Click to go to TOOL LATERALUSTOOL LATERALUS (2001)
Bob Messer reviews:
Every once in a while art and progression collide and emerge into pop culture. Tool's Lateralus is one of those collisions. Tool definitely shows their maturity with an emotional rollercoaster ride of energetic and often long in length songs. Upon listening to this album I knew that my review would be centered more on the music than the message. Being a musician and appreciating progressive rock music can have that effect on you. But I will still try to interpret the best I can.
Click to go to R.E.M. REVEALR.E.M. -REVEAL (2001)
Bob Messer reviews:
Well, it has been a long time since 1983 R.E.M. has been through many changes. From a little IRS demo called Chronic Town to their new album Reveal, R.E.M. has proved worthy of turning out some of the best emo-rock through the better part of the eighties all the way to the new millennium.
Click to go to MEGADETHMEGADETH -THE WORLD NEEDS A HERO (2001)
Bob Messer reviews:
There are just a few bands around today that have survived the constant shifts of metal music. The 70?s were filled with loud bands like Black Sabbath, then came the eighties? Two things happened during the 80?s, heavy thrash metal emerged. Glam rock took us by storm. Today Glam rock is all but dead, but hard hitting double bass pounding metal isn?t. The few bands I refer to is Metallica and Megadeth.
Click to go to MUSIC REVIEWLIFEHOUSE: No Name Face (2000)
Bob Messer reviews: I had heard the band's hit song on the radio and thought why not. It took me a few days to fall into, and when I did, I fell deep. Despite the critics relating them to Pearl Jam, Matchbox Twenty, Creed and Live, I think they are a solid band with very good lyrics. The band jumps out of LA and is produced by Ron Aniello.
Click to go to U2U2:
ALL THAT YOU CAN'T LEAVE BEHIND (2000)

Dan Sawyer and Bob Messer reviews:
Much more than a happy day song. Here, U2 captures the promise of hope in the midst of ugliness, as exemplified in the following excerpt: "Sky falls. You feel like it's a Beautiful Day." More to the point, it's a praise song (though not immediately obviously so). Beginning with the allusion to the parable of the sower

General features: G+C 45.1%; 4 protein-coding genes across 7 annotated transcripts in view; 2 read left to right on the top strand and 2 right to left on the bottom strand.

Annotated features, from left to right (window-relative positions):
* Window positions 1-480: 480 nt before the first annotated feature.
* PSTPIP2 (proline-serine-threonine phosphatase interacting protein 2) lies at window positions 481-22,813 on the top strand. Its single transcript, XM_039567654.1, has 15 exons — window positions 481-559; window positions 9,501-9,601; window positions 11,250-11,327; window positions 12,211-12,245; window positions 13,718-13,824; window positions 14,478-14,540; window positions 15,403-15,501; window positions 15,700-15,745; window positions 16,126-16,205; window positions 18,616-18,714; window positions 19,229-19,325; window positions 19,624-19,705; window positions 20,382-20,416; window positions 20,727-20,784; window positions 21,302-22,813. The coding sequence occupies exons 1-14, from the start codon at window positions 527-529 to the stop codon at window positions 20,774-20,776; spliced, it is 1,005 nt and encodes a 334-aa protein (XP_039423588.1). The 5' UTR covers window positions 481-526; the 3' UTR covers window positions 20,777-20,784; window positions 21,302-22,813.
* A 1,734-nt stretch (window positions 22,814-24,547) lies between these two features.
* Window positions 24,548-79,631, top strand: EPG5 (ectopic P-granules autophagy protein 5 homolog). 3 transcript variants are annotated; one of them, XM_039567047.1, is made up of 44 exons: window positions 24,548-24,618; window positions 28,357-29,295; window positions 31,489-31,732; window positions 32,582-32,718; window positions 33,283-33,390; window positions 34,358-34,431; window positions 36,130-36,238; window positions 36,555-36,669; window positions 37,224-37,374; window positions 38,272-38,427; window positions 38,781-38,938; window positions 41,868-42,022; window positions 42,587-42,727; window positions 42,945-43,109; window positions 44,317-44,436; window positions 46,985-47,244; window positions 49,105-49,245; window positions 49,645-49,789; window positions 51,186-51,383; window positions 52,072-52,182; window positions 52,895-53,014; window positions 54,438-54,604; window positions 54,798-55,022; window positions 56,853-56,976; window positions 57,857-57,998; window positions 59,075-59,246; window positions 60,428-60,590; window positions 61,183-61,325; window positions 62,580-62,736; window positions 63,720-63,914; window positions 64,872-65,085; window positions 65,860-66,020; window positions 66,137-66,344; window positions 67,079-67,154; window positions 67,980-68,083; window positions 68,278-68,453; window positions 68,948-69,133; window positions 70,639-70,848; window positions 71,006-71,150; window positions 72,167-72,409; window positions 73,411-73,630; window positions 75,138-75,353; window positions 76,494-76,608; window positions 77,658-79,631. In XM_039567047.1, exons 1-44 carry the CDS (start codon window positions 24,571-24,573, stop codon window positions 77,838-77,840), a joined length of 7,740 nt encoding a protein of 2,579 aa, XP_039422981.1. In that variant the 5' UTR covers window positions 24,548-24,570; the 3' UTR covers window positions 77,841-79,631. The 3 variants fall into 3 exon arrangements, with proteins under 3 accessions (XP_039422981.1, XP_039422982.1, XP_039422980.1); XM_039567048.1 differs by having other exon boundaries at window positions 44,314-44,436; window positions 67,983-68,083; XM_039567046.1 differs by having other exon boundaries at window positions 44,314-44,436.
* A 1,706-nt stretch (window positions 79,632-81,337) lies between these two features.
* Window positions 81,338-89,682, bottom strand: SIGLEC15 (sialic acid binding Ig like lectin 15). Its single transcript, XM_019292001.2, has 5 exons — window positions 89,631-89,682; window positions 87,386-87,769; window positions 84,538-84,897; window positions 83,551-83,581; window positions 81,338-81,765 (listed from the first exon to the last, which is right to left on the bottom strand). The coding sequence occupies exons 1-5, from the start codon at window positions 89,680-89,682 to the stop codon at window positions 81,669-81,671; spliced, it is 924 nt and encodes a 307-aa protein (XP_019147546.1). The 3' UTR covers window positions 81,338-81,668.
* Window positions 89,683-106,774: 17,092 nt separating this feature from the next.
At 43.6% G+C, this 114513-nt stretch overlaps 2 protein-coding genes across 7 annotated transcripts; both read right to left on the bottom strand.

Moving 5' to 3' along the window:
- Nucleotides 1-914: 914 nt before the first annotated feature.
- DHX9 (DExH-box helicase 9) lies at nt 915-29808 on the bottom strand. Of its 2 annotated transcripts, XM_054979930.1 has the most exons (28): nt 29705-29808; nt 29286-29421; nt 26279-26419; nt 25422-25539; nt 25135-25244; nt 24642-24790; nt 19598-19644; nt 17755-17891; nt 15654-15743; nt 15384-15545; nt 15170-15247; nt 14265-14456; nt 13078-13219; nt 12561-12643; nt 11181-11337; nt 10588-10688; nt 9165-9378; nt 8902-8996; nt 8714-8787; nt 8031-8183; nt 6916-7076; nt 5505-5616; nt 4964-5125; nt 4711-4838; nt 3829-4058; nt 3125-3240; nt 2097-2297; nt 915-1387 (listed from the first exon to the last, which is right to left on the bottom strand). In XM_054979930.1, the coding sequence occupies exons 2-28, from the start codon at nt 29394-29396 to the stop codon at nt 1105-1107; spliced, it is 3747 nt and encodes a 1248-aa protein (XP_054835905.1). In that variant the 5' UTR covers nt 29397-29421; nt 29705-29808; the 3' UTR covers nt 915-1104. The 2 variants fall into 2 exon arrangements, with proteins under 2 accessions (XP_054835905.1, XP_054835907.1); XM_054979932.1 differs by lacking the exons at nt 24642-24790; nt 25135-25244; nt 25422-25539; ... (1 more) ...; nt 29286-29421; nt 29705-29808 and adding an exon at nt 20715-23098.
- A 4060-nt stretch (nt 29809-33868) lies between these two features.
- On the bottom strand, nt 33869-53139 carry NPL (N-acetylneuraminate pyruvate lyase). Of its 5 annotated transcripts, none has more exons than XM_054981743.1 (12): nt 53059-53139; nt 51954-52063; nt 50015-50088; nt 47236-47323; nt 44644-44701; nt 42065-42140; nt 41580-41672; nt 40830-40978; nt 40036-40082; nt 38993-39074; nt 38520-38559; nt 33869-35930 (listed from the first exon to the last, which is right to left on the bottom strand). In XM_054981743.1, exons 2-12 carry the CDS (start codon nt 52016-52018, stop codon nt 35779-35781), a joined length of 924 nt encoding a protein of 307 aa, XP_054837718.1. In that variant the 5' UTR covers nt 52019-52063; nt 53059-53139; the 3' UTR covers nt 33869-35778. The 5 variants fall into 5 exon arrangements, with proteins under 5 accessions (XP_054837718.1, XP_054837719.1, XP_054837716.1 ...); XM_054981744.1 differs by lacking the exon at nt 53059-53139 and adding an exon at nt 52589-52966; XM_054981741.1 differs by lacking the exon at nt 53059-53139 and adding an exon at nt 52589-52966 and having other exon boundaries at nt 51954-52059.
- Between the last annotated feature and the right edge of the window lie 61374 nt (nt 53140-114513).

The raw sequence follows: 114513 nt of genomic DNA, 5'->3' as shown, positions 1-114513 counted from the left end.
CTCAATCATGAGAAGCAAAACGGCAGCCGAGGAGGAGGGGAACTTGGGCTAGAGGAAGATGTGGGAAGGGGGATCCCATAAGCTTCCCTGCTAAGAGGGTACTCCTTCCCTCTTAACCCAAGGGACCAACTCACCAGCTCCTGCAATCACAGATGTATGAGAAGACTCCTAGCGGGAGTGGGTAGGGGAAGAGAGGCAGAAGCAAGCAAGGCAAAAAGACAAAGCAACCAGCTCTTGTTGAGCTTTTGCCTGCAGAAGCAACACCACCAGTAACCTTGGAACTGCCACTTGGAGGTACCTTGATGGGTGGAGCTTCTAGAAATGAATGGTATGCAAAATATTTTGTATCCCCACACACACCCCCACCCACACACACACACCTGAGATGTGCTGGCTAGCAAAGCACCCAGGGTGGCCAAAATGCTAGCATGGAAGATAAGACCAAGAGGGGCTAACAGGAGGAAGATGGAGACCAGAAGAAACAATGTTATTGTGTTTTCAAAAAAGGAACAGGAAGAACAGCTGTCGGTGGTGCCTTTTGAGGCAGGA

Click to go to CORRS -IN BLUETHE CORRS:
IN BLUE (2000)

Bob Messer reviews:
The group is comprised of three sisters and a brother. Andrea Corr-lead vocals, tin whistle, Caroline Corr-vocals, drums, bodhren, Sharon Corr-vocals, violin, Jim Corr-guitar, vocal, keyboards. The mix of the CD is very good. I was pleased when I saw that Robert John Mutt? Lange produced three out of the fifteen cuts.
Click to go to INCUBUSINCUBUS: MAKE YOURSELF (1999)
Bob Messer reviews:
Through the years groups like Yes, King Crimson, Kansas, and the latest Dream Theater have influenced pop groups to go more progressive in their style. Such I think is the case here. Incubus exhibits some complex timing hooks. But yet staying well within the pop range. This fusion of metal, hip-hop, and funk is well mixed and pleasing to my ears.
Go to SEVENDUST HOMESEVENDUST:
HOME
(1999)
Bob Messer reviews: Well the "old school" heavy metal may be gone for good. With a few of the old 80's bands still playing in small clubs and county fairs are just reminders of the good days. But with the throwing out of the old comes the new. The new generation of metal. Korn, Godsmack, Limp Bizkit, Tool, and P.O.D just to name a few. Sevendust however (in my opinion) rises above these new metal bands, and here's why.
Click to go to 3EB BLUE3EB:
BLUE
(1999)
Bob Messer reviews: Very good!!! My hats off to the San Francisco based group. Their second release is a winner in my book. With a melting pot of integrated styles, 3rd Eye Blind unleashes their best album yet. O.k., enough praise, the music here is good. In fact I"ll tell you my favorite pick right now, "Never Let You Go". When I popped the CD in my car I just couldn"t wait to get to my home stereo system and turn this song way up.

Music Review CREEDCREED
HUMAN CLAY(1999)

Bob Messer reviews: Creed is a making people curious about the meaning of their music. With their hard rock style CREED has secured their place in pop music. Human Clay is the sophomore release from the band, and I must say they survived the sophomore jinx. The music is hard and crunchy and the mix is exhalent. I think the only thing I would change is the snare drum. It needs thickening up a bit.

Music Review. FILTER -NAME OF RECORDFILTER
TITLE OF RECORD(1999)

Bob Messer reviews: I've listened to this record on headphones and on my huge house system with the 12" mains and the 15" subwoofer and I've got to say, "THIS ROCKS!"
Every instrument is well heard, the vocals are right out front but not overbearing. The album starts out rocking and doesn't let up until you reach track six, which is the big radio single.

Hollywood Jesus News Letter
Receive the Hollywood Jesus Newsletter FREE.
Sign up here